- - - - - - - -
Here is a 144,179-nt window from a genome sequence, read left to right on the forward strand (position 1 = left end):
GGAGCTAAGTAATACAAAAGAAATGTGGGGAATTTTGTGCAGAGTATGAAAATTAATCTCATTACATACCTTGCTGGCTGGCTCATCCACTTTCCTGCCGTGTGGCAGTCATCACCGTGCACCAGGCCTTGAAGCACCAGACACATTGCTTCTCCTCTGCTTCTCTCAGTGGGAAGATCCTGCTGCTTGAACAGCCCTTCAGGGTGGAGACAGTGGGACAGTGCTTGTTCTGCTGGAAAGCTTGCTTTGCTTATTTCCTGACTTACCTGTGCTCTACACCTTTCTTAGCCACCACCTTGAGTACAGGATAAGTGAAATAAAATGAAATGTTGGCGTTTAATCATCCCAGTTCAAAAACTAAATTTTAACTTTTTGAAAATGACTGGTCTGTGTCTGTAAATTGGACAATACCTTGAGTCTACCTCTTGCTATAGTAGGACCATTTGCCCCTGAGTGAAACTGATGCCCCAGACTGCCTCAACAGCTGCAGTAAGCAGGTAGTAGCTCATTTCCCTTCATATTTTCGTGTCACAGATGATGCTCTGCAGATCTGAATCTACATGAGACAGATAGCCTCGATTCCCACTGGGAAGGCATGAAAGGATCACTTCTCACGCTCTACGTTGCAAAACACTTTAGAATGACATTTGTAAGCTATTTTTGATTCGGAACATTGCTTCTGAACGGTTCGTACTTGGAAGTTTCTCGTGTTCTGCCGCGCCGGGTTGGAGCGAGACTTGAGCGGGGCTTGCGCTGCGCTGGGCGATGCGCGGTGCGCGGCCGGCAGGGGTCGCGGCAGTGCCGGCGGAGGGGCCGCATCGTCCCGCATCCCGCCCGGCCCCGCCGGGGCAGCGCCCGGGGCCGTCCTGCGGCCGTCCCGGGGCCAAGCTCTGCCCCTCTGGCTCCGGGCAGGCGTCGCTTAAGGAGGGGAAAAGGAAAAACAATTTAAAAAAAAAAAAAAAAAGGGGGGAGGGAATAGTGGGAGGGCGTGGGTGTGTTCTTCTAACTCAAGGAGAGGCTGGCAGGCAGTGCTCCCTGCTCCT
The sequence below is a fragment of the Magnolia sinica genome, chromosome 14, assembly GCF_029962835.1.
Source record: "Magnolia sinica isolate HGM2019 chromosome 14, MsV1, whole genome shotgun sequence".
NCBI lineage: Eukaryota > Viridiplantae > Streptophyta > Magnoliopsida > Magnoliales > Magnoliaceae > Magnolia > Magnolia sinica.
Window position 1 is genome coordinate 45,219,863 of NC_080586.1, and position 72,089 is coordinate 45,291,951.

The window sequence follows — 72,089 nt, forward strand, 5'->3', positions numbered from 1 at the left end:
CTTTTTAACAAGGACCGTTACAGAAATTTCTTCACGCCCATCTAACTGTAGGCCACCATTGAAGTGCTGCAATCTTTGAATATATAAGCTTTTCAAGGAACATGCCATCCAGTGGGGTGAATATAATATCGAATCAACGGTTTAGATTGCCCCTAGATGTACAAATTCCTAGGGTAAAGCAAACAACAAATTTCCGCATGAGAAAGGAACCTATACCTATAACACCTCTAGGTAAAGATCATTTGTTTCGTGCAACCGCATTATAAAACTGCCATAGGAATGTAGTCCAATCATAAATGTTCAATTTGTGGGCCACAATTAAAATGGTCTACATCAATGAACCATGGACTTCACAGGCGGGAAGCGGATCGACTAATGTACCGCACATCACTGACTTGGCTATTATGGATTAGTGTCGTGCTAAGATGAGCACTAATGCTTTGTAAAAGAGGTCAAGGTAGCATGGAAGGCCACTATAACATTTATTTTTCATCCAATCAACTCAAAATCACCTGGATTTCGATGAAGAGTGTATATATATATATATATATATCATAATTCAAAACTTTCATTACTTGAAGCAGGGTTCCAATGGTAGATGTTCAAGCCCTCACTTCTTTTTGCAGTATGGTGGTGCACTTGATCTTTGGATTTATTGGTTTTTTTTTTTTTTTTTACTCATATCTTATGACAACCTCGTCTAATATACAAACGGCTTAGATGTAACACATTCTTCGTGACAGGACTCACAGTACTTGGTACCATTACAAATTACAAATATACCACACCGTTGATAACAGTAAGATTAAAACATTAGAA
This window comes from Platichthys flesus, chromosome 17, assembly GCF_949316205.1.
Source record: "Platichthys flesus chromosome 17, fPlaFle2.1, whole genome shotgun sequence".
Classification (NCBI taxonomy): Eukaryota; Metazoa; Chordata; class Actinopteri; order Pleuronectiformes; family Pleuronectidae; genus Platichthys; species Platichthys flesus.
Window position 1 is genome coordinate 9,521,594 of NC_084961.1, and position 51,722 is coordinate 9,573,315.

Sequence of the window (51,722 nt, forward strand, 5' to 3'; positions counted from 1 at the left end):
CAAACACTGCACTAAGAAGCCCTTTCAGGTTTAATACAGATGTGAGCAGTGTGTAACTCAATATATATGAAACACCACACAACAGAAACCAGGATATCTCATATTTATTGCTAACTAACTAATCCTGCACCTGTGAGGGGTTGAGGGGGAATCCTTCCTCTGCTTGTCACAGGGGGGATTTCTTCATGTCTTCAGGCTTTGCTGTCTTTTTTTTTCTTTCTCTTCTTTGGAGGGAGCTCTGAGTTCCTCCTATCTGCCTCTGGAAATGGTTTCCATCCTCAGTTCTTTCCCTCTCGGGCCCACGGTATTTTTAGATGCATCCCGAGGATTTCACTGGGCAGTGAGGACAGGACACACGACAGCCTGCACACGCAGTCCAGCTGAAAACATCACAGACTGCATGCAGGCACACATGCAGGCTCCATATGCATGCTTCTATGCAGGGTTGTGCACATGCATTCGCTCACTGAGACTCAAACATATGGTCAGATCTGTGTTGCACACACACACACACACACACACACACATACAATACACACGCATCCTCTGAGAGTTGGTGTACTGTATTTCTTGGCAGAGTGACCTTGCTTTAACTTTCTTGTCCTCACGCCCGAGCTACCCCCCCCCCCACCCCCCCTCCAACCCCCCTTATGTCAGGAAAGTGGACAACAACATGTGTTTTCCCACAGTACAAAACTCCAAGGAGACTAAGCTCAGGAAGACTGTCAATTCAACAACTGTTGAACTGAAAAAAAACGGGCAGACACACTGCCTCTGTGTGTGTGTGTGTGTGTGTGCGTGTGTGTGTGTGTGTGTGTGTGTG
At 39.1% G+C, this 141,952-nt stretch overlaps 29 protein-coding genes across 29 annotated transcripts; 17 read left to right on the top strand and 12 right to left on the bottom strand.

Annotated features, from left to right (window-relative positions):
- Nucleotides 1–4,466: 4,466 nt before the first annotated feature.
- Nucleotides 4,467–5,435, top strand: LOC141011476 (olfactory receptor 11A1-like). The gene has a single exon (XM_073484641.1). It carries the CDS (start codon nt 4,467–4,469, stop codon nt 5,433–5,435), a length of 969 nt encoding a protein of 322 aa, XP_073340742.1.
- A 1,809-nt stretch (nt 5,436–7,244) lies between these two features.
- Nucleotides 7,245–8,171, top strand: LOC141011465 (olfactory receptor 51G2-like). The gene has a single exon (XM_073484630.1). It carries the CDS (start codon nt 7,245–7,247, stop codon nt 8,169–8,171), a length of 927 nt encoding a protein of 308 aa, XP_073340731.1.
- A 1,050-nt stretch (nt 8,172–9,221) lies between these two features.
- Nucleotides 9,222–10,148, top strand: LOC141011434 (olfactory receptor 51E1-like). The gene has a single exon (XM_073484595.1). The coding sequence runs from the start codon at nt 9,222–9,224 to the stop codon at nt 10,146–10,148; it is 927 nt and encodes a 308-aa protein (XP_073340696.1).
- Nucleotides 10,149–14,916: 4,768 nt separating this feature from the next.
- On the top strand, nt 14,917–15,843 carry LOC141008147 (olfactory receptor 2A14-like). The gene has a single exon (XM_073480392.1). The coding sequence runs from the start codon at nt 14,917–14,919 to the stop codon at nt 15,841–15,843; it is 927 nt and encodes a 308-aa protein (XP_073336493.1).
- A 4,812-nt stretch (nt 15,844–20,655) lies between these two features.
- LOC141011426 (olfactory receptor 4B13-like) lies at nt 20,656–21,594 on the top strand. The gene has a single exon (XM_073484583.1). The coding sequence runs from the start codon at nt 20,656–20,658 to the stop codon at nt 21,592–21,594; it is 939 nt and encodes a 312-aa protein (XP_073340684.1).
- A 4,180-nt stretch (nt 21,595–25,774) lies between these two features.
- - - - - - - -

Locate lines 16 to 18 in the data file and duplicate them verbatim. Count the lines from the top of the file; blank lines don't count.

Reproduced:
Annotated features, from left to right (window-relative positions):
- Nucleotides 1–4,466: 4,466 nt before the first annotated feature.
- Nucleotides 4,467–5,435, top strand: LOC141011476 (olfactory receptor 11A1-like). The gene has a single exon (XM_073484641.1). It carries the CDS (start codon nt 4,467–4,469, stop codon nt 5,433–5,435), a length of 969 nt encoding a protein of 322 aa, XP_073340742.1.